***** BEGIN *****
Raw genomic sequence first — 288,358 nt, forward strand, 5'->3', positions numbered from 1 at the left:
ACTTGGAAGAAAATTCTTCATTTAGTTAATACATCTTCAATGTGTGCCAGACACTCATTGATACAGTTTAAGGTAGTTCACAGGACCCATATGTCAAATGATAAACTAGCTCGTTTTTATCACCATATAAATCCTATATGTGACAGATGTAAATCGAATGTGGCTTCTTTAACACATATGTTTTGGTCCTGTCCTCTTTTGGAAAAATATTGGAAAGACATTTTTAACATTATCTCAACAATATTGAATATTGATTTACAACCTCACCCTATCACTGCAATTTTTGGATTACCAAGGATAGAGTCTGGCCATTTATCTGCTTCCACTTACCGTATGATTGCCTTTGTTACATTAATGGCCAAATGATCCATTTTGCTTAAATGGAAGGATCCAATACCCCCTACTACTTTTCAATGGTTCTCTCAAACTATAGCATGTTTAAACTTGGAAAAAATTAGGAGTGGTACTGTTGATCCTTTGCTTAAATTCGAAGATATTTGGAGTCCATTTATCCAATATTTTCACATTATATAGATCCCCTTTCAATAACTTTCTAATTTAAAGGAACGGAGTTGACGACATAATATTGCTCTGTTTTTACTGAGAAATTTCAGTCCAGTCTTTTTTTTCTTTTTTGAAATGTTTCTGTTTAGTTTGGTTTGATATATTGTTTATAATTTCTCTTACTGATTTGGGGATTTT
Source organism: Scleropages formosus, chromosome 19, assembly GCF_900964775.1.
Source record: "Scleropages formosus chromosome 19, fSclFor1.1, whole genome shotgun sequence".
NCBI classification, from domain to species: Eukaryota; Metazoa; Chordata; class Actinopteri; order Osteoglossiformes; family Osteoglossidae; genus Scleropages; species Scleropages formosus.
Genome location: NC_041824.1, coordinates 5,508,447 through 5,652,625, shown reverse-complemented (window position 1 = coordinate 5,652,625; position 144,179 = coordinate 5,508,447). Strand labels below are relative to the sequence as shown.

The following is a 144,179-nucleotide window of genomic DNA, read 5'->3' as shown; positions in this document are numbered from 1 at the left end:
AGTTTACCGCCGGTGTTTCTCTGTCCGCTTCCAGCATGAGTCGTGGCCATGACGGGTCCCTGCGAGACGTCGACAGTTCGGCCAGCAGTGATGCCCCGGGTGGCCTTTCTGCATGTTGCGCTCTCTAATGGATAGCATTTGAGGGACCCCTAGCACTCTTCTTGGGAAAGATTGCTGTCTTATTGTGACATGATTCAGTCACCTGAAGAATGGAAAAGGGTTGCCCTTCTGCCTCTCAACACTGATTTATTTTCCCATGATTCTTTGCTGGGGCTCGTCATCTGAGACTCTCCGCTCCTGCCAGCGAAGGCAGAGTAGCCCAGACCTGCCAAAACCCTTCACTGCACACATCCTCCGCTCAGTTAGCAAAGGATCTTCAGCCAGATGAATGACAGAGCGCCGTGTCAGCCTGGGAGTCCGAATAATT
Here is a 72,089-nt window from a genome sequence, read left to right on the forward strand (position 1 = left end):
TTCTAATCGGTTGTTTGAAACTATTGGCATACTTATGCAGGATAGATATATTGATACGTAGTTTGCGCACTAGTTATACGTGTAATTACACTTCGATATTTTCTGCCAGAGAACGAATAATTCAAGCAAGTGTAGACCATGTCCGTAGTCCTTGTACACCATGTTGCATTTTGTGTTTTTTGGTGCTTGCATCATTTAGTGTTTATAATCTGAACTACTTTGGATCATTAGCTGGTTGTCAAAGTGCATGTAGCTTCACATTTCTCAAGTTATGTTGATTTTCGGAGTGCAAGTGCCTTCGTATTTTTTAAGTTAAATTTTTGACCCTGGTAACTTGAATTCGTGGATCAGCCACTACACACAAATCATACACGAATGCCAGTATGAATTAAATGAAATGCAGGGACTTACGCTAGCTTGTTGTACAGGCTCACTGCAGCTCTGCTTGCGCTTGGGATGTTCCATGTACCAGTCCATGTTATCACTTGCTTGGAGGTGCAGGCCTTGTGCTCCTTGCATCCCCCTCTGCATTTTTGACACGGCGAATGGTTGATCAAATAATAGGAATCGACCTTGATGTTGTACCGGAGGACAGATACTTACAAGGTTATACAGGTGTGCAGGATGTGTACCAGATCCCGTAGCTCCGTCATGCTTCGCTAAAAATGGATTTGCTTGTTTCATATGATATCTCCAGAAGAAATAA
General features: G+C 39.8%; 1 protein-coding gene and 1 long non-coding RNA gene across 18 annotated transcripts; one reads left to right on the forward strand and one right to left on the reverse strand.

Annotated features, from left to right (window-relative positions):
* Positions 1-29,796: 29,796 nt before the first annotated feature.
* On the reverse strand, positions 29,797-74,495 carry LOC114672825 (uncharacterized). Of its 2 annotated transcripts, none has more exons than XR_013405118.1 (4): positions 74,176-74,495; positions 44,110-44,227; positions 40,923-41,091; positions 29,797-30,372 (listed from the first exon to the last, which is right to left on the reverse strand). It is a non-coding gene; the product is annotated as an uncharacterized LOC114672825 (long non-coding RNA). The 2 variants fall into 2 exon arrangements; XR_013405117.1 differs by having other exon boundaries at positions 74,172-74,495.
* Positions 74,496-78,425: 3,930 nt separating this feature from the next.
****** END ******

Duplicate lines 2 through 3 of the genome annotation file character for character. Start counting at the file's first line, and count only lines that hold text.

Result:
ACTTGGAAGAAAATTCTTCATTTAGTTAATACATCTTCAATGTGTGCCAGACACTCATTGATACAGTTTAAGGTAGTTCACAGGACCCATATGTCAAATGATAAACTAGCTCGTTTTTATCACCATATAAATCCTATATGTGACAGATGTAAATCGAATGTGGCTTCTTTAACACATATGTTTTGGTCCTGTCCTCTTTTGGAAAAATATTGGAAAGACATTTTTAACATTATCTCAACAATATTGAATATTGATTTACAACCTCACCCTATCACTGCAATTTTTGGATTACCAAGGATAGAGTCTGGCCATTTATCTGCTTCCACTTACCGTATGATTGCCTTTGTTACATTAATGGCCAAATGATCCATTTTGCTTAAATGGAAGGATCCAATACCCCCTACTACTTTTCAATGGTTCTCTCAAACTATAGCATGTTTAAACTTGGAAAAAATTAGGAGTGGTACTGTTGATCCTTTGCTTAAATTCGAAGATATTTGGAGTCCATTTATCCAATATTTTCACATTATATAGATCCCCTTTCAATAACTTTCTAATTTAAAGGAACGGAGTTGACGACATAATATTGCTCTGTTTTTACTGAGAAATTTCAGTCCAGTCTTTTTTTTCTTTTTTGAAATGTTTCTGTTTAGTTTGGTTTGATATATTGTTTATAATTTCTCTTACTGATTTGGGGATTTT
Source organism: Scleropages formosus, chromosome 19, assembly GCF_900964775.1.